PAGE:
5. An Age of License: A Travelogue by Lucy Knisley – I just love Lucy Knisley’s work, those that I have read are a combination of travel, food and personal thoughts. There is a lightness in her graphic novels that makes it enjoyable every time I reread them.

6. Saga Volume 5 by Brian K. Vaughan & Fiona Staples – Not as good as the previous volumes but still worth continuing the series!

7. Queen Victoria’s Mysterious Daughter: A Biography of Princess Louise by Lucinda Hawksley – This is different from the biography of Queen Victoria’s youngest daughter Princess Beatrice. Here it is apparent Queen Victoria’s cruelty and manipulation of her children. Also there are a lot of juicy bits: an illegitimate child, numerous lovers, homosexual husband. Unfortunately any evidence of these have mysteriously been recalled by the Royal Academy.

8. Displacement: A Travelogue by Lucy Knisley – Another of Knisley’s work which hit a bit closer to home when she goes on a cruise with her ageing grandparents (her grandmother most of the time forgets who Lucy is) and takes care of them. It makes me think about my parents, growing old and losing independence. I can’t see myself beyond 50.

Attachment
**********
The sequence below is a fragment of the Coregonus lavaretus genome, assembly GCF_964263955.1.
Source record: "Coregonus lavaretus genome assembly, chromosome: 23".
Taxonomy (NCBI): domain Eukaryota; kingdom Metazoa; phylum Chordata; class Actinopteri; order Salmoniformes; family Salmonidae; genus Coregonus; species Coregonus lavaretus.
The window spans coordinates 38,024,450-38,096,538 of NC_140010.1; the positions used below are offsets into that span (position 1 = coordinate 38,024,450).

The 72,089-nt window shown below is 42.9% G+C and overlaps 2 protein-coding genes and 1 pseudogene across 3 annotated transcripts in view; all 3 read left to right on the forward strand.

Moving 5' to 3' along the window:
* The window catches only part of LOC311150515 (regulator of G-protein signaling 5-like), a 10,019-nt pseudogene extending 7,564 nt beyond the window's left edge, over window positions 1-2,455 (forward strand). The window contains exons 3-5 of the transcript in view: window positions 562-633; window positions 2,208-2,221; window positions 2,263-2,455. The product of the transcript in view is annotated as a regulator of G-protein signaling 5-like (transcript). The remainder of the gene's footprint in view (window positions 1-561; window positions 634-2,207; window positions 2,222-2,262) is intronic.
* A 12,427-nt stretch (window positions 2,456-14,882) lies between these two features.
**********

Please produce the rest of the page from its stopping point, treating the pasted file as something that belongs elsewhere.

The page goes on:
9. Winter by Marissa Meyer – I was so happy to finally finish this because I liked and hated this book. I really don’t like to read non-stand alone books especially when it has been a while since I read the last one. I was struggling a little with the past details but then it hit me, I hate the romance in this series. In the first two books the romance was bearable but then it got awful in Cress. Why did all the leading four characters have to be paired off? They were much interesting when they were not together with their significant other. There is this ridiculous scene wherein Cress and Thorne come into terms with their relationship right in the middle of infiltrating Levanna’s castle! Every time Winter was with Jacin, she was all mushy but then when she was with Scarlet she was able to confront several troops of genetically modified soldiers. In summary the romance irritated the hell out of me. Kai who I used to find pretty useless finally pulls himself together and Iko was sometimes irritating. I think the book was too long, too many things happening that I don’t particularly care about. However the best thing about the series is that I always forget that these are fairy tale retellings, sometimes I get caught up with where the story is heading before I realize again that these are based on fairy tales. I am glad the series is over and there is no way I will reread it again.

10. Lean In: Women, Work, and the Will to Lead by Sheryl Sandberg – This is a must read for all working women. I wish I read something like this 8 years ago or even during my first job. This made me understand why I sometimes feel like I am stuck in this job. Is it too late for me to make any changes?

11. Vader’s Little Princess by Jeffrey Brown – A cute breather from the books that I have been reading. Any Star Wars fan will get the humor.